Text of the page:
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Homosexuality Criticized in Debate

Evangelical debates gay-rights lobbyist on Saturday evening

Arline Isaacson, co-chair of the Massachusetts Gay and Lesbian Political Caucus, left, debates the Rev. John Rankin, president of the Theological Education Institute and Harvard Divinity School graduate, on gay marriage on Saturday night
Arline Isaacson, co-chair of the Massachusetts Gay and Lesbian Political Caucus, left, debates the Rev. John Rankin, president of the Theological Education Institute and Harvard Divinity School graduate, on gay marriage on Saturday night
By Claire Provost, Crimson Staff Writer

Theory met practice as an evangelical theologian and a gay rights lobbyist squared off on the issue of same-sex marriage before a Science Center audience of about 150 on Saturday night.

The Rev. John C. Rankin, president of the Theological Education Institute in Hartford, argued that gay marriage would undermine the moral and religious foundations of American society, while Arline Isaacson, co-chair of the Massachusetts Gay & Lesbian Political Caucus, focused on marriage as a “legal gateway” to essential rights.

Rankin, a 1991 graduate of Harvard Divinity School, said the “inalienable rights” guaranteed to Americans are essentially based on the teachings of the first two chapters of the Book of Genesis, which he said define marriage as “one man, one woman, one lifetime.” Without a biblically-rooted legal and moral system, he argued, there would be chaos.

“If we don’t have an anchor,” Rankin said, “then it’ll be ‘might makes right.’”

Isaacson, who successfully lobbied for the Gay and Lesbian Civil Rights Act, passed by the Massachusetts legislature in 1989, argued that “might makes right” already exists in practice.

“Straight people are in power,” she said. “There are more of them and less of us, and so you’re saying, ‘I have the right to marriage but I won’t share.’”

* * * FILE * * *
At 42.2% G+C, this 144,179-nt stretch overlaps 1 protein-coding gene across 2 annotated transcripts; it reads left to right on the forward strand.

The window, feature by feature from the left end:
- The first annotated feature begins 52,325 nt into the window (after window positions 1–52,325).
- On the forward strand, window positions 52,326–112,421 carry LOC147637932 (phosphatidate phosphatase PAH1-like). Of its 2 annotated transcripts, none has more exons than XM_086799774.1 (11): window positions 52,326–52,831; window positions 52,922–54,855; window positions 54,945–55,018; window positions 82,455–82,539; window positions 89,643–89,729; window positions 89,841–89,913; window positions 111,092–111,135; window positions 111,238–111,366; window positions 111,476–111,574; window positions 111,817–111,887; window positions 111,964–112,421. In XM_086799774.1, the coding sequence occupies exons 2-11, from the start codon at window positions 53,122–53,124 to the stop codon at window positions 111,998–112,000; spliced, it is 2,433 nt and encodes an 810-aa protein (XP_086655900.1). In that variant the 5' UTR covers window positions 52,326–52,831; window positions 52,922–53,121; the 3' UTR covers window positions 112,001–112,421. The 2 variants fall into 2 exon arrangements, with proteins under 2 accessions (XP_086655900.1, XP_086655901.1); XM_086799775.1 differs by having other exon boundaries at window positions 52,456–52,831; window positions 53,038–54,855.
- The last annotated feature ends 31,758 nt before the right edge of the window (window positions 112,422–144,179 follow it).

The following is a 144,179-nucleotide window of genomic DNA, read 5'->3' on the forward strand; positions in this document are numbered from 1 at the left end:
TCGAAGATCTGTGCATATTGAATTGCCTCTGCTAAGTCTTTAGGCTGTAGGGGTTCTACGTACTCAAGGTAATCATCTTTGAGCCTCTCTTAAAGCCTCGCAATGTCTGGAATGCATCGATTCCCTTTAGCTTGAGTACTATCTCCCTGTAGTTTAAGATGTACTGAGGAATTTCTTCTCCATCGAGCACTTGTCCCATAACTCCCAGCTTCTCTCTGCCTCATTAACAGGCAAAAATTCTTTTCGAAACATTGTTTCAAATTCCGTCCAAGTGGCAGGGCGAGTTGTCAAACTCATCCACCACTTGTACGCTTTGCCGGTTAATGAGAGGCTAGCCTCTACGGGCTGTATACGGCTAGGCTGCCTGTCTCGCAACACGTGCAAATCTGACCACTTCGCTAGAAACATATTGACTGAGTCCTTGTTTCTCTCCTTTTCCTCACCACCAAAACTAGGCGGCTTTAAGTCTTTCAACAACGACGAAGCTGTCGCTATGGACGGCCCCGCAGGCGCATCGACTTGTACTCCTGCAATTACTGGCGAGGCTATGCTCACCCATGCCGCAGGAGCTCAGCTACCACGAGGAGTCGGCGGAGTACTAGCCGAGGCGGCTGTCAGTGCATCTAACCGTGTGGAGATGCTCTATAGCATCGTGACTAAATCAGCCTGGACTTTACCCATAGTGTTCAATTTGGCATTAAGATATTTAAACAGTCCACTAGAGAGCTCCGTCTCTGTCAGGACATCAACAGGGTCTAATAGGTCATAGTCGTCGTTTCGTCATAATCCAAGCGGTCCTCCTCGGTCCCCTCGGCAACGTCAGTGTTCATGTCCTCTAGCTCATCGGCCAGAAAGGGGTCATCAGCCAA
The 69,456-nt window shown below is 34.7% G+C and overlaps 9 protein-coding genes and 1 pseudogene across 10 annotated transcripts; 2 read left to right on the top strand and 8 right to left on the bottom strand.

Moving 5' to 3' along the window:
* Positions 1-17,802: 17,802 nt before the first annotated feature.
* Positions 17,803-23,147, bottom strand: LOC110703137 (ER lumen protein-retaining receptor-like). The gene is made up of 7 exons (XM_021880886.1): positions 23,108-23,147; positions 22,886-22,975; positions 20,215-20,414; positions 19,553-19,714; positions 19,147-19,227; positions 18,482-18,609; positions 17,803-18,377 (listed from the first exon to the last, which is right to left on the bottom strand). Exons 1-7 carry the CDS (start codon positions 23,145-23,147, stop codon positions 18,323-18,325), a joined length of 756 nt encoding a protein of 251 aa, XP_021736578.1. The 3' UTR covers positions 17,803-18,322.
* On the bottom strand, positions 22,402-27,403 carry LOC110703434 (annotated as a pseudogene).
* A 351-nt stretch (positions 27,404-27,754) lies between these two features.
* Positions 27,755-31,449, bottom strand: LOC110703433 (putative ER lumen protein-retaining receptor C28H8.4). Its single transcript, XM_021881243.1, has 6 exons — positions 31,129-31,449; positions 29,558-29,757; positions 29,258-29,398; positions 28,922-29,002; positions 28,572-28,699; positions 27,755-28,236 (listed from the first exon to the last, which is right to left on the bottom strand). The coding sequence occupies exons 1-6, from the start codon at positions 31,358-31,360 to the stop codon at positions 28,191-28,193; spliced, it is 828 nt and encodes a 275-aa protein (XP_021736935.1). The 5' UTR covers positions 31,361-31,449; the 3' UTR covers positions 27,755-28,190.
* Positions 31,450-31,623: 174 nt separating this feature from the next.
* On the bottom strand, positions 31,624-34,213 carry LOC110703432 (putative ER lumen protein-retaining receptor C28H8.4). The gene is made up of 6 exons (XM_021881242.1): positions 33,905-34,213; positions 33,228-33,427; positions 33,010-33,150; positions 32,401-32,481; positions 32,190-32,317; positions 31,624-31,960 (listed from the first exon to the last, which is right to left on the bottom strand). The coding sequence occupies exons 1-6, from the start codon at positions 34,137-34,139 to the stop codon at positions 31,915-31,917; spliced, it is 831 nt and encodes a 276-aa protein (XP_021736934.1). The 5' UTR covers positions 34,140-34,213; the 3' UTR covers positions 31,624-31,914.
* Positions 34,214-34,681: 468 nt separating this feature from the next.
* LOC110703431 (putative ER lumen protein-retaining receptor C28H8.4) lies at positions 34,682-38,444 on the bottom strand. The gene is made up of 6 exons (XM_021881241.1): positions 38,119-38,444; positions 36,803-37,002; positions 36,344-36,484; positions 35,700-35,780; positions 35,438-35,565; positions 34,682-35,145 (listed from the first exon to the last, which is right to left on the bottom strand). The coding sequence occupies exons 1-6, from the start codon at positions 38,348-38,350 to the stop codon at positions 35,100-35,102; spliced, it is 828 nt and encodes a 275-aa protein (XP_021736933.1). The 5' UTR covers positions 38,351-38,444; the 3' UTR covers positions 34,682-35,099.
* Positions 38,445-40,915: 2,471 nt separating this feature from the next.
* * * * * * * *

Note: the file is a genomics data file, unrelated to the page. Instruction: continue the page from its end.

Isaacson criticized Rankin for dealing in theoretical arguments. “Marriage is not abstract,” she said, citing examples of health insurance, pension benefits, workers compensation, adoption rights and the ability to file joint tax returns as practical benefits afforded only to married couples.

These benefits—over 1,400 of them, by Isaacson’s count—can only be fully obtained through marriage, she said, arguing that the alternative of civil unions would only award gays and lesbians 25 percent of the rights of married people.

“You have no right to impose your biases, your prejudices, your discomfort, your religious beliefs, on my legal rights,” she said.

Audience members were also not convinced by Rankin’s religious arguments.

“You’ve given no reason for why your religion or your Bible should form the morality of this country,” said Leslie Zukor, a first-year student from Wellesley College, during a question-and-answer period.

Some of Rankin’s more controversial remarks drew boos from audience members at several points during the debate. He criticized homosexuality as unhealthy, blamed homosexuality in most cases on childhood abuse, and posited that Christianity is the only world religion that emphasizes the “inalienable rights” of its believers.

But Rankin did have his supporters. He was consistently applauded throughout the debate by a small but loyal group of students, most of whom attended Gordon-Conwell Theological Seminary, an evangelical school in Boston.

—Staff writer Claire Provost can be reached at jprovost@fas.harvard.edu.

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